Every year for the past decade, the Festival of Trees has become the way Paula Shank of Medford kicks off her birthday, as well as her holiday season.
Joined by friends Pam Fehl and Gwynn Whalen, at one time Shank's co-workers, the trio savored their unique tradition Saturday with oohs and aahs at new LED spotlights and oversized star-shaped lights that transformed the Medford Armory into something of a Silent Night, despite being the middle of the day.
Whalen said the festival gives her a reason to "start the holidays on a positive note," and motivates her to start decorating when she gets home.
Along with those fresh changes on the ceiling came a rearranged layout on the ground.
"We're all turned around," Fehl joked.
The trio, there to meet a fourth friend who volunteers for Providence, were among the 15,000 expected to visit the 26th annual holiday fundraiser from Friday through Sunday.
A newly renovated Medford Armory meant new ways to create holiday magic from above, but getting there required organizers to overcome logistics challenges on the floor to fit the dozens of themed holiday decorations created by "literally hundreds" of volunteer designers, according to Providence Community Health Foundation executive director Katie Hutchinson.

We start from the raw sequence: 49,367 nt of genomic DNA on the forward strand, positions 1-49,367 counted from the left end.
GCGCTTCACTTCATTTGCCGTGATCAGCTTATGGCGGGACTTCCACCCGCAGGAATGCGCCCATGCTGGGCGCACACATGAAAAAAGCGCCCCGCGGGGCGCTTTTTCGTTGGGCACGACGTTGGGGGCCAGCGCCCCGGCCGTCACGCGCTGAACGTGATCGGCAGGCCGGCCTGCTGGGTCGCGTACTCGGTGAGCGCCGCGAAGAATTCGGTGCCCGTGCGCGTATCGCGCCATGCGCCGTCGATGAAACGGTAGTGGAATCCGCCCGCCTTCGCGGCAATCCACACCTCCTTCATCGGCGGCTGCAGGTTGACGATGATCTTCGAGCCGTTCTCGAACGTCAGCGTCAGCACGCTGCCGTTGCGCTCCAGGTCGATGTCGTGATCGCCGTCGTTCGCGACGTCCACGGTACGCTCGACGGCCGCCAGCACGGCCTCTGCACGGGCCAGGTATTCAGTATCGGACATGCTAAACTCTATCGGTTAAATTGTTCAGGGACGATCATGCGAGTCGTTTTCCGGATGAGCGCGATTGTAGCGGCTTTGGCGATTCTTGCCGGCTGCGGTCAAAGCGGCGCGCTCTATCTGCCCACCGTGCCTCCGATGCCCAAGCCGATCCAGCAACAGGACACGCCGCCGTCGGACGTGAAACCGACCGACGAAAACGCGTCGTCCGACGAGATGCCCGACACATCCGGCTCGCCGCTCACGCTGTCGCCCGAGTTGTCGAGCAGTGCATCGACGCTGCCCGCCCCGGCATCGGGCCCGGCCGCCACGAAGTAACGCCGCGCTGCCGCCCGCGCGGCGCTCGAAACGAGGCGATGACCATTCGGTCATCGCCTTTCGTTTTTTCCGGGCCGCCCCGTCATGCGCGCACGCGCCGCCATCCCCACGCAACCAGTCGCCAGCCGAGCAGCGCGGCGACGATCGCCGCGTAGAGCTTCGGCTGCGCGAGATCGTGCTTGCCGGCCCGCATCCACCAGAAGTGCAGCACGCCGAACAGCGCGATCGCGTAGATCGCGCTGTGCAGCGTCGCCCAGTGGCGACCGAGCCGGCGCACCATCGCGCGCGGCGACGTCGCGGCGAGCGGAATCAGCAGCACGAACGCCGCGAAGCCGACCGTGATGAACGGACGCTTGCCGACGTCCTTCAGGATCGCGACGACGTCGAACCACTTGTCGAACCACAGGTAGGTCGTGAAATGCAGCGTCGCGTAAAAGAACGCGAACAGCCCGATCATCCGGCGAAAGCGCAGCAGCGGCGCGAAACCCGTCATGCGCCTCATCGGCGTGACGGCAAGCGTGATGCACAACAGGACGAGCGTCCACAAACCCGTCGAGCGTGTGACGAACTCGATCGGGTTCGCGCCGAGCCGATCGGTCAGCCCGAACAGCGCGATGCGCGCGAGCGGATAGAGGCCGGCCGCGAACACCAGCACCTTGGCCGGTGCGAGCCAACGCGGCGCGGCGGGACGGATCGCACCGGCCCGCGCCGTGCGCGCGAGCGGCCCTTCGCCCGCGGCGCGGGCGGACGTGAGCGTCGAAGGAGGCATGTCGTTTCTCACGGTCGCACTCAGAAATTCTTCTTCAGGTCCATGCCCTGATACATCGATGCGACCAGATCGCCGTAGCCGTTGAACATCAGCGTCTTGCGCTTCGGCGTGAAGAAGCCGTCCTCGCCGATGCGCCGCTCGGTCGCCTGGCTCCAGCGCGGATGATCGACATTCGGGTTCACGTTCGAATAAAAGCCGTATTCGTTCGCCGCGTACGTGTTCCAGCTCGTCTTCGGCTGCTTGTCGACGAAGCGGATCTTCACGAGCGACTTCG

Hutchinson said they've had "record crowds so far," to see the 32 large decorated trees, 15 mini trees, 20 tabletop trees and 20 wreaths decorators came up with.
The festive trees and holiday decorations brought in more than $80,000 in an auction gala Wednesday. The money will go to Providence Foundation organizations such as the Swindells Resource Center, which serves special-needs kids. The total amount raised won't be known until revenues from the three-day Armory event are added in. It continues from 10 a.m. to 4 p.m. Sunday.
A 90-degree shift in where organizers put the main stage was "the first domino in a series of changes," Hutchinson said.
New hanging regulations meant that features and lighting that at one time hung from the ceiling now had to be built from the floor. It was a challenge for Hutchinson and her staff of three, but she attributed their success to dozens of volunteers who bolstered them.
She said the challenges were minor compared to last year, when the armory was in the thick of a multimillion-dollar remodeling project.
"We just roll with the punches," Hutchinson recalled, adding that she remembers attendees being understanding as they navigated dust covers and construction.
Hutchinson said the expanded restroom facilities are particularly welcome.
"It was hard to have three stalls and 15,000 people," Hutchinson said.
— Reach reporter Nick Morgan at 541-776-4471 or firstname.lastname@example.org. Follow him on Twitter at @MTCrimeBeat.